Let’s talk about Carrier. As a native Texan, I love their products. Their air conditioning systems make life down here in the armpit of America bearable. (Side note, if Florida is America’s wang and the Gulf Coast is the armpit, where does that leave the rest of America’s anatomy? I’ll leave that for a future post.) Apparently, they were all set to send some jobs out of Indiana to Mexico, where they’d save $65M buckaroos in operating costs (I’m guessing mainly salaries and benefits, but also production costs from cheaper factories). Now, though, thanks to the direct involvement of Donald Trump and soon-to-be-former Indiana Governor Mike Pence, Carrier will be leaving approximately 1,000 of the 1,400 jobs they had planned to move here in the US. Yes, that’s right. Our President-elect directly negotiated with a privately-held company and the State of Indiana to prevent that company from moving jobs overseas.
Leaving aside the fact that Carrier’s parent company collects approximately 10% of it’s annual revenue from federal contracts (approx. $6 billion, y’all), and may have been threatened with being cut-off from those sweet federal dollars, are we not worried about free markets? Governments staying out of business affairs? Leaving corporations free to do what they feel is in their best interests? Every year around election time I hear arguments about “free markets,” “capitalism,” “keeping government out of business,” “small government,” “de-regulation,” and so on and so forth. The argument goes that we need to support the free market! De-regulate everything and ensure corporations can manage their own affairs! If corporations are allowed to make money for themselves and their shareholders, it will provide a fertile breeding ground for jobs, which means more opportunities for employees, economic growth, etc. The problem is that this is not reflective of reality.
According to this article by the Cato institute, and this article by FreedomWorks, Big Business and Big Government are likely to go hand in hand. While politicians and their constituents like to talk about the dangers of Big Government, regulations, and direct governmental involvement in corporate affairs (Socialism! Communism! Oh my!), corporate lobbyists are more likely to push for regulations that provide barriers to entry in an industry, thereby making it more difficult for smaller enterprises from encroaching on bigger entities. And when it comes to State and Federal contracts, corporations are really sensitive to the Big Government Cash Cow.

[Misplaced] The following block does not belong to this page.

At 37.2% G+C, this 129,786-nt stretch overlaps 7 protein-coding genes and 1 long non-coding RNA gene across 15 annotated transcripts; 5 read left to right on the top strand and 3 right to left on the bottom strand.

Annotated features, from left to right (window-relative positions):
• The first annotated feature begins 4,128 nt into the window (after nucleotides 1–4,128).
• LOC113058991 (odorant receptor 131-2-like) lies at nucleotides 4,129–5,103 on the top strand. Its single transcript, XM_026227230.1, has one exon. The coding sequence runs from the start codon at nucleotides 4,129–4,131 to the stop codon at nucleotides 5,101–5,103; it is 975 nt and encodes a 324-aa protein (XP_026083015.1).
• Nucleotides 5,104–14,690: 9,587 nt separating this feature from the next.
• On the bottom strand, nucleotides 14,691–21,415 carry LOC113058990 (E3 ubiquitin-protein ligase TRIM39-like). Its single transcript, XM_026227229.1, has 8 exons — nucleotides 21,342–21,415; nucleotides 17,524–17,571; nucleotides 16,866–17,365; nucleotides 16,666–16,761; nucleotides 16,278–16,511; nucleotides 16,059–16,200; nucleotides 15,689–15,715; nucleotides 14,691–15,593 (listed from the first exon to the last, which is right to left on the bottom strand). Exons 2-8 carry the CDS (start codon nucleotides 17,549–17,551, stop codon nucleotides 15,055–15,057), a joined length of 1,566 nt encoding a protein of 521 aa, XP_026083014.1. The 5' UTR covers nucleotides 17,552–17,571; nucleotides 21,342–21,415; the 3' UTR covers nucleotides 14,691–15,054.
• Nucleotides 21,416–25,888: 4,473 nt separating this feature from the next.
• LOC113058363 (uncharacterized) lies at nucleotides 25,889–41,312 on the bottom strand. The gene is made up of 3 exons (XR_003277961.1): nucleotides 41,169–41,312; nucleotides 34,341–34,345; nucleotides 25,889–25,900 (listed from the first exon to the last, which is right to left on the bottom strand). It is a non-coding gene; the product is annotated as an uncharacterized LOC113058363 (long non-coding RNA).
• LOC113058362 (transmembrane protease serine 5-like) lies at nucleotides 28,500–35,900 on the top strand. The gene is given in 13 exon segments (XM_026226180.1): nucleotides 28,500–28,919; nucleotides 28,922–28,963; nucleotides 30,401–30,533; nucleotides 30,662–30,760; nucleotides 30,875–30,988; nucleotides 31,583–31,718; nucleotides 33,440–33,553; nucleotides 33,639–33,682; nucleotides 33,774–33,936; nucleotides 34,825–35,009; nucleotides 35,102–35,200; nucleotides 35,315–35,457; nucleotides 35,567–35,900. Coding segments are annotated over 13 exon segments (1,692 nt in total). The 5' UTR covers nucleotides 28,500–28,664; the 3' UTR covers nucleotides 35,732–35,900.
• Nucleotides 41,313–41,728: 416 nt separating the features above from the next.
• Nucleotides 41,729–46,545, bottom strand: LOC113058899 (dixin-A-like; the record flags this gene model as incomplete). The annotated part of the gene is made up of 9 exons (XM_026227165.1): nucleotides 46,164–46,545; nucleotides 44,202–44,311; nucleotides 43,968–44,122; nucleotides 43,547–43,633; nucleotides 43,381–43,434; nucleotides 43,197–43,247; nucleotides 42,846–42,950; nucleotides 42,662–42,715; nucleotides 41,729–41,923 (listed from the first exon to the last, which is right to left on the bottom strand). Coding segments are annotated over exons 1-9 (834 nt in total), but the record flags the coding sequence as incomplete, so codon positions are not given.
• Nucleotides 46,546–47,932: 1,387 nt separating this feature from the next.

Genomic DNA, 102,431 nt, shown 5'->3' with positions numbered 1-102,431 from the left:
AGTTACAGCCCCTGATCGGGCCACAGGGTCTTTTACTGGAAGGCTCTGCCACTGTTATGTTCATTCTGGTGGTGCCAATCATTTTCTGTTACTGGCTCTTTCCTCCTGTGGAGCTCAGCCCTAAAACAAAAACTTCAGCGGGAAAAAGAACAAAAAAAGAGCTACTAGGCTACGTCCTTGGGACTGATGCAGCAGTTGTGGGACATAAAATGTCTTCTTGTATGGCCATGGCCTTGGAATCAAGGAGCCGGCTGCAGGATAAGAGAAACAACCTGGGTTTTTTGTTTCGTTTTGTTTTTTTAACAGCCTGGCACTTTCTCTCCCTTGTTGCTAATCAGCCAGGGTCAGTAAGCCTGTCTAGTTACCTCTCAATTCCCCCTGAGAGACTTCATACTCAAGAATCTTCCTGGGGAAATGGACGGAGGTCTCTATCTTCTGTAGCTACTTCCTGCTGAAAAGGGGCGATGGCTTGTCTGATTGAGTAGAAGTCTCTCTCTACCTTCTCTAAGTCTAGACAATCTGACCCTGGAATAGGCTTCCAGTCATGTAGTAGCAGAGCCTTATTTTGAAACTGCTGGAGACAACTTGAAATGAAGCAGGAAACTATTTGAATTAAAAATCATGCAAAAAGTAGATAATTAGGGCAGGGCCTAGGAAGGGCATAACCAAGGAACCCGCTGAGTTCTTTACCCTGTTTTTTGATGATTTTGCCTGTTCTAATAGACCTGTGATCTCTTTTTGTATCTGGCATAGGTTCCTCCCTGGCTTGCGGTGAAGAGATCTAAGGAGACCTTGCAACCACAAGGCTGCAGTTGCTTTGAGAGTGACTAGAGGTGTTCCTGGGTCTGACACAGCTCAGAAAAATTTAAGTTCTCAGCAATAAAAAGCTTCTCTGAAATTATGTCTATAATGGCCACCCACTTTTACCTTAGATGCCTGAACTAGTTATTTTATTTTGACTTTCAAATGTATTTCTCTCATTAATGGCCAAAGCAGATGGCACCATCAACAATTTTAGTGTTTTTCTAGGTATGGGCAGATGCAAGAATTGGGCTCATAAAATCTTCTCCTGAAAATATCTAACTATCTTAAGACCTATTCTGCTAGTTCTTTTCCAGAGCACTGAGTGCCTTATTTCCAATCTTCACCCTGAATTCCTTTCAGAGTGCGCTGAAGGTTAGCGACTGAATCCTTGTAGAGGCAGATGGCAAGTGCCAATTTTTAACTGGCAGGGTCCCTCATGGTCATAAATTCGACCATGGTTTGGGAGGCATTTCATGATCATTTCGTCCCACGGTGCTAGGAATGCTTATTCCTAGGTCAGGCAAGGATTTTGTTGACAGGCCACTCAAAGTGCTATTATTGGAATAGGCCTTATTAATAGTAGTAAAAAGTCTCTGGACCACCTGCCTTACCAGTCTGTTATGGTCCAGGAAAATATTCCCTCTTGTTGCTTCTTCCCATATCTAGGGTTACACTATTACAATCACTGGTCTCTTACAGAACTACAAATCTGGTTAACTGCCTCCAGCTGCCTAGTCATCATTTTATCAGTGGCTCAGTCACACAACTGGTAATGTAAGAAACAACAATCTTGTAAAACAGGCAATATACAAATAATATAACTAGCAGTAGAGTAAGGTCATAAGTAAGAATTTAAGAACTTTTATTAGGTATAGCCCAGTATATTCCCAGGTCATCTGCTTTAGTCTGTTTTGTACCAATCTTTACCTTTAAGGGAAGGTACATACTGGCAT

So why does Carrier matter? There are two issues in this that I’m most concerned about:
- Should the government directly intervene in corporate decisions? Don’t people keep saying that’s bad for the free market economy and capitalism?
- Now that Trump has shown that the “consequences” for threatening to move jobs overseas is tax cuts and government contracts, isn’t that going to encourage more companies to threaten offshoring so they can get in on the tax cut deal?
I’m not an economist by training, and frankly as a CPA I think it’s more like voodoo than the cold hard reality of accounting. However, I’m still unclear on how this helps the economy. Trump prevented a little under 1,000 jobs from moving to Mexico, at a cost of $7M in lost tax revenue to Indiana taxpayers. That’s great for the 1,000 people whose jobs are staying, not so great for the people whose jobs are getting cut. Companies around the US are considering offshoring every day – is Trump going to be able to personally negotiate with every single one of them? It seems odd and unlikely, and I’m not fond of the precedent he’s setting, or the disappointment that’s going to occur when he can’t negotiate with every company that threatens to offshore jobs. However it turns out, I’m not excited about what seems like a token gesture after the campaign to make it look like he’s doing something of substance.